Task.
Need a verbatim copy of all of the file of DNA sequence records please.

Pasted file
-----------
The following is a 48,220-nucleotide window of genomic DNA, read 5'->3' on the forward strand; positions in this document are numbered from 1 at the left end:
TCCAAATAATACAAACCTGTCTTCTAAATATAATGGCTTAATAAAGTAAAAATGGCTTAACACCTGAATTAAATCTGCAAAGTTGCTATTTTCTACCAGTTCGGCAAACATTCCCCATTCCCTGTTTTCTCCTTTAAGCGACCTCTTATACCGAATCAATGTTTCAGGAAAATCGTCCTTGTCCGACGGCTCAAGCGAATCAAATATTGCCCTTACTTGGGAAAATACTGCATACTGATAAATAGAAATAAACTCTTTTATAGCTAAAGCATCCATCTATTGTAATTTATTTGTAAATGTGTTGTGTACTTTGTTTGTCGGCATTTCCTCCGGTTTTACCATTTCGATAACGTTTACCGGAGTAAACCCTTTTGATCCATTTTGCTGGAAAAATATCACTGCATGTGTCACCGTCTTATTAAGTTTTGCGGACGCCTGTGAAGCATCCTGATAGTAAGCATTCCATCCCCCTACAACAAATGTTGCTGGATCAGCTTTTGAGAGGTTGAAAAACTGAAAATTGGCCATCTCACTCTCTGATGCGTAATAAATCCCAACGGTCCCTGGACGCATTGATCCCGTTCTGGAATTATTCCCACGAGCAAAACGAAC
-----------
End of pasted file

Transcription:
The following is a 48,220-nucleotide window of genomic DNA, read 5'->3' on the forward strand; positions in this document are numbered from 1 at the left end:
TCCAAATAATACAAACCTGTCTTCTAAATATAATGGCTTAATAAAGTAAAAATGGCTTAACACCTGAATTAAATCTGCAAAGTTGCTATTTTCTACCAGTTCGGCAAACATTCCCCATTCCCTGTTTTCTCCTTTAAGCGACCTCTTATACCGAATCAATGTTTCAGGAAAATCGTCCTTGTCCGACGGCTCAAGCGAATCAAATATTGCCCTTACTTGGGAAAATACTGCATACTGATAAATAGAAATAAACTCTTTTATAGCTAAAGCATCCATCTATTGTAATTTATTTGTAAATGTGTTGTGTACTTTGTTTGTCGGCATTTCCTCCGGTTTTACCATTTCGATAACGTTTACCGGAGTAAACCCTTTTGATCCATTTTGCTGGAAAAATATCACTGCATGTGTCACCGTCTTATTAAGTTTTGCGGACGCCTGTGAAGCATCCTGATAGTAAGCATTCCATCCCCCTACAACAAATGTTGCTGGATCAGCTTTTGAGAGGTTGAAAAACTGAAAATTGGCCATCTCACTCTCTGATGCGTAATAAATCCCAACGGTCCCTGGACGCATTGATCCCGTTCTGGAATTATTCCCACGAGCAAAACGAAC